Russia on Saturday, Oct. 29, suspended its participation in a landmark agreement that allowed vital grain exports from Ukraine, blaming alleged drone attacks on Russian ships in Crimea.
Russia made the announcement after its army accused Kyiv earlier Saturday of a “massive” drone attack on its Black Sea fleet, while Britain bluntly rejected Moscow’s claims its specialists were involved.
The Turkey and UN-brokered deal to unlock grain exports signed between Russia and Ukraine in July is critical to easing the global food crisis caused by the conflict.
The agreement already allowed more than nine million tonnes of Ukrainian grain to be exported and was due to be renewed on November 19.
“In light of the terrorist act carried out by the Kyiv regime with the participation of British experts against ships of the Black Sea fleet and civilian vessels involved in the security of grain corridors, Russia suspends its participation in the implementation of the agreement on the export of agricultural products from Ukrainian ports,” the Russian defence ministry said on Telegram.
Sevastopol in Moscow-annexed Crimea, which has been targeted several times in recent months, serves as the headquarters for the fleet and a logistical hub for operations in Ukraine.
The Russian army claimed to have “destroyed” nine aerial drones and seven maritime ones, in an attack in the port early Saturday.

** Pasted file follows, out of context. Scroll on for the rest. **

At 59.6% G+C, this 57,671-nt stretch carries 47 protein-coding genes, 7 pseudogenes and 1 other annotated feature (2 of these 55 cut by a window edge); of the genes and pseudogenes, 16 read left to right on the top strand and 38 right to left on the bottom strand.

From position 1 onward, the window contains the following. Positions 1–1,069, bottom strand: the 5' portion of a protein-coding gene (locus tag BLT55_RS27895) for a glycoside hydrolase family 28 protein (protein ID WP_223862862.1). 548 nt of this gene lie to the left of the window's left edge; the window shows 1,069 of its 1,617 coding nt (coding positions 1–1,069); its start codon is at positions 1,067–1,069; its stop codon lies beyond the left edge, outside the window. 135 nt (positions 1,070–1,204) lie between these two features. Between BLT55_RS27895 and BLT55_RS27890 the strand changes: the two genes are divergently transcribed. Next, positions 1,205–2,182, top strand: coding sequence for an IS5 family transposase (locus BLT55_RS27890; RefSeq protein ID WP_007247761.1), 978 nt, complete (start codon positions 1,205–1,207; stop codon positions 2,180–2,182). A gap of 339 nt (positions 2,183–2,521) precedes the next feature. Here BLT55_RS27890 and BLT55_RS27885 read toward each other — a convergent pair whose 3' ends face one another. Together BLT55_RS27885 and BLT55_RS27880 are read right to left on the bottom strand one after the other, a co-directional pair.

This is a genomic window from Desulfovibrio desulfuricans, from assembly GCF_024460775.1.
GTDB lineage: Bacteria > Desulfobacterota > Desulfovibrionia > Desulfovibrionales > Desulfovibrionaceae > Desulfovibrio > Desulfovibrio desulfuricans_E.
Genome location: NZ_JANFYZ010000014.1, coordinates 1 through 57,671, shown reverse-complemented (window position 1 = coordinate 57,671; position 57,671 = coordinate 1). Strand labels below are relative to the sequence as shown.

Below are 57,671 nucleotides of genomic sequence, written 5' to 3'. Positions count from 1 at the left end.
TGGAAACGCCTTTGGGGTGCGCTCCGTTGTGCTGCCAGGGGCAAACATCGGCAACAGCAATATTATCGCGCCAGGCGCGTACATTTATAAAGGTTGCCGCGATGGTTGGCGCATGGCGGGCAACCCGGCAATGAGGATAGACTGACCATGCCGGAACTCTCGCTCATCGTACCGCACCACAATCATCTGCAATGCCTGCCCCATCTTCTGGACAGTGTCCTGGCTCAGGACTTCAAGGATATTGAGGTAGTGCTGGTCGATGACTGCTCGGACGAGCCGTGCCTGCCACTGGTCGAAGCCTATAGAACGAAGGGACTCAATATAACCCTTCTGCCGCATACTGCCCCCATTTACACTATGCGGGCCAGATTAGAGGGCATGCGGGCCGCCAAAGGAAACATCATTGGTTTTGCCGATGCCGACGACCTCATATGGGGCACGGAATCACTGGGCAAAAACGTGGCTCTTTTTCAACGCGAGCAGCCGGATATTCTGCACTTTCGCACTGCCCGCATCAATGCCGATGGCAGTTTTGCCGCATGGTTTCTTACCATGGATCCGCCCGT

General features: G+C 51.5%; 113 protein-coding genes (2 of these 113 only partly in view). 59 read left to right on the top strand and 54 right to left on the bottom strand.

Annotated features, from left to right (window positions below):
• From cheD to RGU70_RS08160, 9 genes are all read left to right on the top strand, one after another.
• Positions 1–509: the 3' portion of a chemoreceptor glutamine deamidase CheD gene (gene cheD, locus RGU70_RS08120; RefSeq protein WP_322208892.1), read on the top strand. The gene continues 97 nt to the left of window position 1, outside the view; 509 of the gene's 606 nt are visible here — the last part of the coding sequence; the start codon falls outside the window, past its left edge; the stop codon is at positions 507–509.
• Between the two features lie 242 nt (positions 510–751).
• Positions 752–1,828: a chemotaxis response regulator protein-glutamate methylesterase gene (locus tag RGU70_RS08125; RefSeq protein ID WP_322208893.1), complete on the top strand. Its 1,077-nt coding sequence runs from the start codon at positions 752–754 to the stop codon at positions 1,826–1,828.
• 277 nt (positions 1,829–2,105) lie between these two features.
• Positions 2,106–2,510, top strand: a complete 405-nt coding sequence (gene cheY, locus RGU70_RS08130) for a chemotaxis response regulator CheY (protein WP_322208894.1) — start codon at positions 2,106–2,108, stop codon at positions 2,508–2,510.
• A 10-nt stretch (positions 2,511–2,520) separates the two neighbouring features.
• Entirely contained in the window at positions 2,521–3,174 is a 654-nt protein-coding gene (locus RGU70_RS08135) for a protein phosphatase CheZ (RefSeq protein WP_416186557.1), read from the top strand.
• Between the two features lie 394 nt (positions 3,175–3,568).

Moscow’s forces alleged British “specialists”, whom they said were based in the southern Ukrainian city of Ochakiv, had helped prepare and train Kyiv to carry out the strike.
In a further singling out of the UK — which Moscow sees as one of the most unfriendly Western countries — Russia said the same British unit was involved in explosions on the Nord Stream gas pipelines last month.
Britain strongly rebutted both claims, saying “the Russian Ministry of Defence is resorting to peddling false claims of an epic scale.”
Russia’s foreign ministry spokeswoman Maria Zakharova said Saturday Moscow would raise the blasts and the alleged drone attack at the UN Security Council.
The British defence ministry said this “invented story says more about arguments going on inside the Russian Government than it does about the West”.
Moscow’s military said ships targeted at their Crimean base were involved in a UN-brokered deal to allow the export of Ukrainian grain.
Russia had recently criticised the deal, saying its own grain exports have suffered due to Western sanctions.
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